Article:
Making a small changechange in a girl's life can make a big change in her future.future.


"If you're always trying to be normal, you will never know how amazing you can be." — Maya Angelou

Funding mentoring, academic assistance, and scholarship programs for high-potential, low-income girls in public high schools.

There is a disparity in academic opportunity between low-income students and their more affluent peers. In our program, students receive personally relevant, engaging experiences through career-oriented lectures and mentorship opportunities. We endeavor to inspire and uniquely impact young women’s life goals and achievements by exposing them to previously unimagined college and career opportunities.

Our Mission

Our rigorous academic programs focus on educational goals and progress towards high school graduation, building college level study habits and writing skills, equal access to quality education and multiple long term mentoring relationships.

Our Programs

To provide low-income, high-potential young women in high school with the necessary skills and tools for future success in academia and the workplace. We do this by building an adult and peer mentor network and an academic support organization that serves young women nationwide.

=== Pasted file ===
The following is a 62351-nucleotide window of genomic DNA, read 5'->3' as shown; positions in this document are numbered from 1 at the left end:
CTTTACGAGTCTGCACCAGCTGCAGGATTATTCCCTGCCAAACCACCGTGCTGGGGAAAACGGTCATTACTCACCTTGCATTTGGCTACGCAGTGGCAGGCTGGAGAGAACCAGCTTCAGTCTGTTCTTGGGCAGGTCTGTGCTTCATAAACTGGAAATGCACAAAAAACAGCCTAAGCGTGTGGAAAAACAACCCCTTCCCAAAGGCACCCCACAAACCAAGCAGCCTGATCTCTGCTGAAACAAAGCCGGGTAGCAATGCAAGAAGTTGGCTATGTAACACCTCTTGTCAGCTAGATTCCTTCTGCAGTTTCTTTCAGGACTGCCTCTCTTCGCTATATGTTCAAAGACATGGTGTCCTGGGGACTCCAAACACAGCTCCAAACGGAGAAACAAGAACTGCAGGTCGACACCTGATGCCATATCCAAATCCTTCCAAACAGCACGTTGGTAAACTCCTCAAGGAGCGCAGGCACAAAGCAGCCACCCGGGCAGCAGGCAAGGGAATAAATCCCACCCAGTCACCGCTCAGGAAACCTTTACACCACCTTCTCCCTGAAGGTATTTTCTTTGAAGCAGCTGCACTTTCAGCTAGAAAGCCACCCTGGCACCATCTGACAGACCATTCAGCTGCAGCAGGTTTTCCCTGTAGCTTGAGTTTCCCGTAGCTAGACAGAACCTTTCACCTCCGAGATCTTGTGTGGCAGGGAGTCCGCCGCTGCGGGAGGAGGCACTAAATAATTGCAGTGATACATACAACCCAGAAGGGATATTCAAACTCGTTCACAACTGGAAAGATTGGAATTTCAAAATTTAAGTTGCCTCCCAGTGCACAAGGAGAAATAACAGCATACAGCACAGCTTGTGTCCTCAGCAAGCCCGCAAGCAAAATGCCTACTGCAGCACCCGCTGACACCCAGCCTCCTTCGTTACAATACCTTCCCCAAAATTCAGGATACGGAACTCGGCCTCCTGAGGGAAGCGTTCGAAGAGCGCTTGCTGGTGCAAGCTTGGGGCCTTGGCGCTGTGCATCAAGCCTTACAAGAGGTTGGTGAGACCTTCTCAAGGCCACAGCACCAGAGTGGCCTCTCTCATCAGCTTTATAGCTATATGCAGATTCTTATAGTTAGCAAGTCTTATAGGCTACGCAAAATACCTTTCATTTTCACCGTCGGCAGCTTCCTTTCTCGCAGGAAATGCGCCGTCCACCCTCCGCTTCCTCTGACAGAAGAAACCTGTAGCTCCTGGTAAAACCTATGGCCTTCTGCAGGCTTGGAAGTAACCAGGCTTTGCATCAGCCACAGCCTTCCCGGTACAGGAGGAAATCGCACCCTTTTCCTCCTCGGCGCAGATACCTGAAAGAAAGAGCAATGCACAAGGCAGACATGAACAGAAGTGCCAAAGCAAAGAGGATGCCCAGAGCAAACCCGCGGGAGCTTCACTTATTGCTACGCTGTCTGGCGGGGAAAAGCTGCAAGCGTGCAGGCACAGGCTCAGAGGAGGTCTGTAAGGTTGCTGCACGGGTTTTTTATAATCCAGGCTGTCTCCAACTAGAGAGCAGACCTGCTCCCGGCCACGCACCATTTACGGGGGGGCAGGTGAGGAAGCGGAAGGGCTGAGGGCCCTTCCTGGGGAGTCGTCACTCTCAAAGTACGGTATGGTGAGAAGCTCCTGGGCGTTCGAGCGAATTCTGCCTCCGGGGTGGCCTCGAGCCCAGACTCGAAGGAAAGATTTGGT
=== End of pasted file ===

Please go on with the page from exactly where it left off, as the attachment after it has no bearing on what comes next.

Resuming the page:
Our Vision

Higher education provides financial stability and increased job opportunities, ending the cyclical dependence on welfare. As research proves, the number of years of college completed is directly related to economic self-sufficiency.


Why Girls?

* Increased Health

Investing in girls’ education delivers huge economic returns, delays marriage and first pregnancy, and increases women’s health and disease prevention.

* Economic Returns

Girls’ education leads to increased income, both for individuals and for nations as a whole. While educating both boys and girls increases productivity and supports the growth of national economies, the education of girls may lead to greater income gains.

* Dropout Crisis

Dropouts cost taxpayers $8 billion annually in public assistance programs and earn less than $10,000 a year versus workers with diplomas; that is $355 billion in lost lifetime earnings. Recent reports indicate that dropouts are more likely to be unemployed and almost 60% of federal inmates are high school dropouts.

in 2009

The Apareció Foundation ("TAF") was established as an economic development strategy to lift young girls out of poverty and as a community development approach to build the leadership capacity of low-income girls. TAF is unique in that it is a grassroots-based collaborative providing access for low-income women to higher education. It is a free-standing college access, leadership and mentoring program.

"If you educate a woman, you educate a family, if you educate a girl, you educate the future."

Queen Rania Al Abdullah of Jordan